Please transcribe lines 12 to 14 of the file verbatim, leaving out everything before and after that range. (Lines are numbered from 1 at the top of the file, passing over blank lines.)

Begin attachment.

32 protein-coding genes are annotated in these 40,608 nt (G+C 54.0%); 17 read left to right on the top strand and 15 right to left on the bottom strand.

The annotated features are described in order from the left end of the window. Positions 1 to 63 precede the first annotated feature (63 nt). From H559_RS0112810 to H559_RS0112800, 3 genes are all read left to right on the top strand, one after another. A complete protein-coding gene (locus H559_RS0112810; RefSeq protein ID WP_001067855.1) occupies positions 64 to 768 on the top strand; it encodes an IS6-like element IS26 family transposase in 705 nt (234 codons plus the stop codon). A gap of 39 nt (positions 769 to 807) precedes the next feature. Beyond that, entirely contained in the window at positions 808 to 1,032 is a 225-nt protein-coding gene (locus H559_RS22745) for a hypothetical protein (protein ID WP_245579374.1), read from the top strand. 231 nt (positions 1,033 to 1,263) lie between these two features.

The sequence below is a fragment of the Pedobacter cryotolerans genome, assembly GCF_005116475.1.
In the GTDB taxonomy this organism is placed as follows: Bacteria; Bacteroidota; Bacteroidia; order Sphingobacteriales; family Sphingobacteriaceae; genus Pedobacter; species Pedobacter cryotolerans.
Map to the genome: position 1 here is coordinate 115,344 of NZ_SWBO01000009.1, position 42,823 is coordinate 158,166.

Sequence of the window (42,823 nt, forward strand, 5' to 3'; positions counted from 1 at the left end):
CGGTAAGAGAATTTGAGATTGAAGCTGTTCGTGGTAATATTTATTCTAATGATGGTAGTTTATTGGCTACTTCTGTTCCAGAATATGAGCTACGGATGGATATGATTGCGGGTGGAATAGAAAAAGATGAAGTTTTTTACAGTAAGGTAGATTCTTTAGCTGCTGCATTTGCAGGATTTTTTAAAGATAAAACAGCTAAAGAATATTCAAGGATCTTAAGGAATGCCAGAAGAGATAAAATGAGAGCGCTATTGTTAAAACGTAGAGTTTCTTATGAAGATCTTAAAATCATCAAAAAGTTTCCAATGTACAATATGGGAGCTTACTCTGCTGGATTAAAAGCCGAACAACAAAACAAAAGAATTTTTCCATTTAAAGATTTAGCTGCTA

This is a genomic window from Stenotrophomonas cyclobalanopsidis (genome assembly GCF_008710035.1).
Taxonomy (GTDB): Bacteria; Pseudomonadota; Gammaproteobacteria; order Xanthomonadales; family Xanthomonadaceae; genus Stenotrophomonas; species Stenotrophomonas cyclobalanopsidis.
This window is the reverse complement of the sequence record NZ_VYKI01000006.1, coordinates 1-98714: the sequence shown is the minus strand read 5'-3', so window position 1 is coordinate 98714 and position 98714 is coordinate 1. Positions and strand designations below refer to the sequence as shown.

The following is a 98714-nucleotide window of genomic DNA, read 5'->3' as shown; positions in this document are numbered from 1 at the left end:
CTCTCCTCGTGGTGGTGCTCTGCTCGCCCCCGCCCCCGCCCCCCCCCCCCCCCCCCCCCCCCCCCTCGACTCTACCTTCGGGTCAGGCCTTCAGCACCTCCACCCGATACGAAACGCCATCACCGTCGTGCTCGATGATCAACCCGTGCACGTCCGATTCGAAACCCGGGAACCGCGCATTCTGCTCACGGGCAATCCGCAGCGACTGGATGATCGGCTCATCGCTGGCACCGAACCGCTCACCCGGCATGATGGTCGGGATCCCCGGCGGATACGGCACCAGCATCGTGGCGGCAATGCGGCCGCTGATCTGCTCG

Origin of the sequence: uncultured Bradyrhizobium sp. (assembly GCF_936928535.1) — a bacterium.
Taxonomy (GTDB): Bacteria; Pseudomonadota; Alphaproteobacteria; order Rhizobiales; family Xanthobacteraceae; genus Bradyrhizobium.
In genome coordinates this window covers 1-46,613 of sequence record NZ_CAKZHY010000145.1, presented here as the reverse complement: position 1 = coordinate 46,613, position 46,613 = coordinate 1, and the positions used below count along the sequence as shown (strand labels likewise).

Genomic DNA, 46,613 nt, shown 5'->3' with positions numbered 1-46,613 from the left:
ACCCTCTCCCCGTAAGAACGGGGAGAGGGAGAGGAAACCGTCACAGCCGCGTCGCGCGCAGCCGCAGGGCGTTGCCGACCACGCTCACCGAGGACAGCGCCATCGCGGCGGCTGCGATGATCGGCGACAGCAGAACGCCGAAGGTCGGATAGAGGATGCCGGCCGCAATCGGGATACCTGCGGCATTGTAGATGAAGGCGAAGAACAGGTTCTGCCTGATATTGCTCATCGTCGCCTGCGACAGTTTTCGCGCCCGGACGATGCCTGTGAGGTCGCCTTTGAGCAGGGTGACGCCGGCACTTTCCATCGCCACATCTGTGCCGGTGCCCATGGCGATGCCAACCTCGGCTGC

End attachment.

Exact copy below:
CTCTCCTCGTGGTGGTGCTCTGCTCGCCCCCGCCCCCGCCCCCCCCCCCCCCCCCCCCCCCCCCCTCGACTCTACCTTCGGGTCAGGCCTTCAGCACCTCCACCCGATACGAAACGCCATCACCGTCGTGCTCGATGATCAACCCGTGCACGTCCGATTCGAAACCCGGGAACCGCGCATTCTGCTCACGGGCAATCCGCAGCGACTGGATGATCGGCTCATCGCTGGCACCGAACCGCTCACCCGGCATGATGGTCGGGATCCCCGGCGGATACGGCACCAGCATCGTGGCGGCAATGCGGCCGCTGATCTGCTCG

Origin of the sequence: uncultured Bradyrhizobium sp. (assembly GCF_936928535.1) — a bacterium.
Taxonomy (GTDB): Bacteria; Pseudomonadota; Alphaproteobacteria; order Rhizobiales; family Xanthobacteraceae; genus Bradyrhizobium.